A few weeks ago, we posted an article explaining how ACH works from a developer perspective. A question that came up a lot through the comments is how we generate the ACH debit files that are transmitted to the bank.

This is a particularly interesting question, because it really is asking how we interface with systems that do not provide a modern restful API. Most of these older systems that have been around for 10-20 years, use fixed-width documents for communicating between platforms. To name a few examples:

  • ACH debit file: Upload a fixed-width ACH document into the bank's FTP server to initiate payments. Download an FTP server to retrieve transaction errors. (specifications)

  • W2 E-filing: Upload a fixed-width document detailing employee's tax details through the goverment's web portal. A few days later, a confirmation will be released to let us know whether the file is valid or not. (specifications)

  • 1099 E-filing Upload a fixed-width document detailing contractor's tax details through a separate goverment portal. A few days later, a confirmation will be released to let us know whether the file is valid or not. (specifications)

At Gusto, we strive to achieve simple, paperless payroll for our customers. To reach that goal, automation is key using whatever means as available (at times, we have to get pretty creative). That's why we created Fixy, a gem to make it easy to work with fixed-width documents.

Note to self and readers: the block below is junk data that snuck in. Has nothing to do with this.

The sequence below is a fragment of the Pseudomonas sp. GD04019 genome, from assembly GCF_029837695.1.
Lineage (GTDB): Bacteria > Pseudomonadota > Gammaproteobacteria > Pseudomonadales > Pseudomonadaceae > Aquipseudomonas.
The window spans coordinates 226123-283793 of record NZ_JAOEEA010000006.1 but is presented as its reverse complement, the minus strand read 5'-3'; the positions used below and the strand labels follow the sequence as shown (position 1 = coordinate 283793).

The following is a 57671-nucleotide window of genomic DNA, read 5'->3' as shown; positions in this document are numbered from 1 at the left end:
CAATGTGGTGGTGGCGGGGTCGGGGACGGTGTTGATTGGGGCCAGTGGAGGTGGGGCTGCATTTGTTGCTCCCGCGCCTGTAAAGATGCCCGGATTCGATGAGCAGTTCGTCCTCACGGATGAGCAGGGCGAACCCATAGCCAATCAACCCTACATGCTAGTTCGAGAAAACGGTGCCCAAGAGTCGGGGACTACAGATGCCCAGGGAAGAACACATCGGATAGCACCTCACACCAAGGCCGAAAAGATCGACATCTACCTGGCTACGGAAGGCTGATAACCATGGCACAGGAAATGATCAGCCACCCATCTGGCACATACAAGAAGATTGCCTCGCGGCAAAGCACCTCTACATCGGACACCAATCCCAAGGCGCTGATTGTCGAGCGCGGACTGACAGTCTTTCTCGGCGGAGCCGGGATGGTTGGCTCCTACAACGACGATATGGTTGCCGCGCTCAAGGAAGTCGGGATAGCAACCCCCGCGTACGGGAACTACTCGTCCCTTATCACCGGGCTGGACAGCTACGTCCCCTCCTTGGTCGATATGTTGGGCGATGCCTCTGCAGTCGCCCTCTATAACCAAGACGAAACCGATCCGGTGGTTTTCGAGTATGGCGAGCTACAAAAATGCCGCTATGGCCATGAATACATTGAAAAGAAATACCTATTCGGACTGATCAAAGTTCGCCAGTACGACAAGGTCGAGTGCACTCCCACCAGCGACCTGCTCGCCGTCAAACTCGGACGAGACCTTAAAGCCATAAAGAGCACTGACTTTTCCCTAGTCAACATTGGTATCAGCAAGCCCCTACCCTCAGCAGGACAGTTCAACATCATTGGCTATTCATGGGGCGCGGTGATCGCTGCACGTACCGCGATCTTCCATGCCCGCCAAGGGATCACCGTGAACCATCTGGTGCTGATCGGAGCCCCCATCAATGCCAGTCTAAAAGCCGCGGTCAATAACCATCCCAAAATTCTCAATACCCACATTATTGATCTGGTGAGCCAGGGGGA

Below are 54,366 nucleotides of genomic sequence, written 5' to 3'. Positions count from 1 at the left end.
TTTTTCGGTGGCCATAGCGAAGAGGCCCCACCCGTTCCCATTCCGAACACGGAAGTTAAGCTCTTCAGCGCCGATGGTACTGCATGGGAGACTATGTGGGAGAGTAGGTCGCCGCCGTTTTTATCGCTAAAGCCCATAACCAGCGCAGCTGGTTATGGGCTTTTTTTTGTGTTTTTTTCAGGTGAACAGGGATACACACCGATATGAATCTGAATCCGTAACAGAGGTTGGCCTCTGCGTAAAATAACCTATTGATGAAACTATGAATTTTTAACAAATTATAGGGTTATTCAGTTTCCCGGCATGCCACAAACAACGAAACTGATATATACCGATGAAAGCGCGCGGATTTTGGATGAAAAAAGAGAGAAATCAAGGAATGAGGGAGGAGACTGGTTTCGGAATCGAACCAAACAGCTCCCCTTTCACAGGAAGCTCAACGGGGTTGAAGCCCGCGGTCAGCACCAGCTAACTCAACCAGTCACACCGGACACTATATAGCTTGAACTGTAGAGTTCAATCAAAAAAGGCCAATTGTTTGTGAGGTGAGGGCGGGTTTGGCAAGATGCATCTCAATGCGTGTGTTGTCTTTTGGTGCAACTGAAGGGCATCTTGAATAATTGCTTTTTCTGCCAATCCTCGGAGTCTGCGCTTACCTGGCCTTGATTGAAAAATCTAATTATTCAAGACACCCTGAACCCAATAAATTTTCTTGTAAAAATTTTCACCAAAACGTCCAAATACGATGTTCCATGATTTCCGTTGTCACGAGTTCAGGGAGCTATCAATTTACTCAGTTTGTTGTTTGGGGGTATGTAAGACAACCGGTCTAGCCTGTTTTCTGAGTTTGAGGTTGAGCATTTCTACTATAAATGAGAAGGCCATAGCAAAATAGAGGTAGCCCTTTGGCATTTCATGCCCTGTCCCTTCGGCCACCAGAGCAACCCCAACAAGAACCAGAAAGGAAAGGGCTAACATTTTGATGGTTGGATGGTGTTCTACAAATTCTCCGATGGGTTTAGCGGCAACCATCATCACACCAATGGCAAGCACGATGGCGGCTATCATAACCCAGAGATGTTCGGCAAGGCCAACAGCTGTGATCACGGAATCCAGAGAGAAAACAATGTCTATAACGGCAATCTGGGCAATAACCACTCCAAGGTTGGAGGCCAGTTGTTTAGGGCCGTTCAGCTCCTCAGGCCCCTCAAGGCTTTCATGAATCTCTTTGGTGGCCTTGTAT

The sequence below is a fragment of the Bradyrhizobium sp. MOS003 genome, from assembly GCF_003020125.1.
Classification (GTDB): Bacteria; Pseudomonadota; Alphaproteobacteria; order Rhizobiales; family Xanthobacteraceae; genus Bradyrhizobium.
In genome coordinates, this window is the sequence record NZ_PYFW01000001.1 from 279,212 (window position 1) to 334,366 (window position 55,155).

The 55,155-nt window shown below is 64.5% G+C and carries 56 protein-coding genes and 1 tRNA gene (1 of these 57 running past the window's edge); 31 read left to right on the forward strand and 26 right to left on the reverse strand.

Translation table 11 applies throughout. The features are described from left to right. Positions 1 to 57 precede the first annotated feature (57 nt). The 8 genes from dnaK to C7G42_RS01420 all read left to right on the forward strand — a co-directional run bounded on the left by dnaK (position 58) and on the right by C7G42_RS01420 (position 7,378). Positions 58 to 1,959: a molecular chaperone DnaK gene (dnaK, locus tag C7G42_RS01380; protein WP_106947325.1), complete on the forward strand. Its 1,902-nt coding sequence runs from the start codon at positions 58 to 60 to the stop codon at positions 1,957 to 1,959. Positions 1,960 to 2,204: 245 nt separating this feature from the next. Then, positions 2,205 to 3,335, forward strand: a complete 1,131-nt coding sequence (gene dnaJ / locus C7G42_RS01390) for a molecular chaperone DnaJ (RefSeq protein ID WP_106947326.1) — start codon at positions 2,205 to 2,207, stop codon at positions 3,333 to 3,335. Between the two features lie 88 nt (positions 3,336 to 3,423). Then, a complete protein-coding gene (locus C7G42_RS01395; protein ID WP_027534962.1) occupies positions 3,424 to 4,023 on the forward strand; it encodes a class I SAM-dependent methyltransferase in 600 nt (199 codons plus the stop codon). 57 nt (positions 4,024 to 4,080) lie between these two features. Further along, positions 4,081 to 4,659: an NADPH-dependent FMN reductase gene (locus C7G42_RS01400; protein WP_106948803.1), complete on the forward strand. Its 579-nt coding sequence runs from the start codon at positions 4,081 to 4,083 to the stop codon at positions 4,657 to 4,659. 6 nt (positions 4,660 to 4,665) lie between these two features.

Fixed-width documents overview

Fixed-width documents are composed of multiple fixed length records. Every line in the document is a record. Below is the document structure for the a 1099 e-filing document.

document structure for 1099 e-filing

In turn, every record follows a very defined structure, which describes how every character within that line should be generated. Below is a quick sample of what most documentation looks like.

A first approach to generating documents

When working with a document of this kind for the first time, it's tempting for the sake of simplicity to generate a document like this:

def record_t(year, transmitter)
	record  = ''
	record << '1'
	record << year.to_s
	record << ' '
	record << sanitize_and_pad(transmitter.tin, 9)
	record << sanitize_and_pad(transmitter.control_code, 5)
	# ... and so on ...

While this approach works, it's not as scalable as it is very error prone due to off-by-1 errors in offset. It's also hard to maintain because record declaration, definition, formatting, are tightly coupled.

Introducing Fixy

We created Fixy because we wanted to express a document in a re-usable, more manageable way, that is also debug-friendly. Let's walk through defining the record T above.

The first thing to do is to define the length of the record, and required formatters. Most of the time, all records within a document have the same length and formatters. For that reason, let's start with creating a base class for all our records:

class BaseRecord < Fixy::Record
  include Fixy::Formatter::Amount
  include Fixy::Formatter::Numeric
  include Fixy::Formatter::Alphanumeric

  set_record_length 750

Next is field declaration. This is very much a dump of the documentation table. Occasionally, this section can be auto-generated directly from the documentation.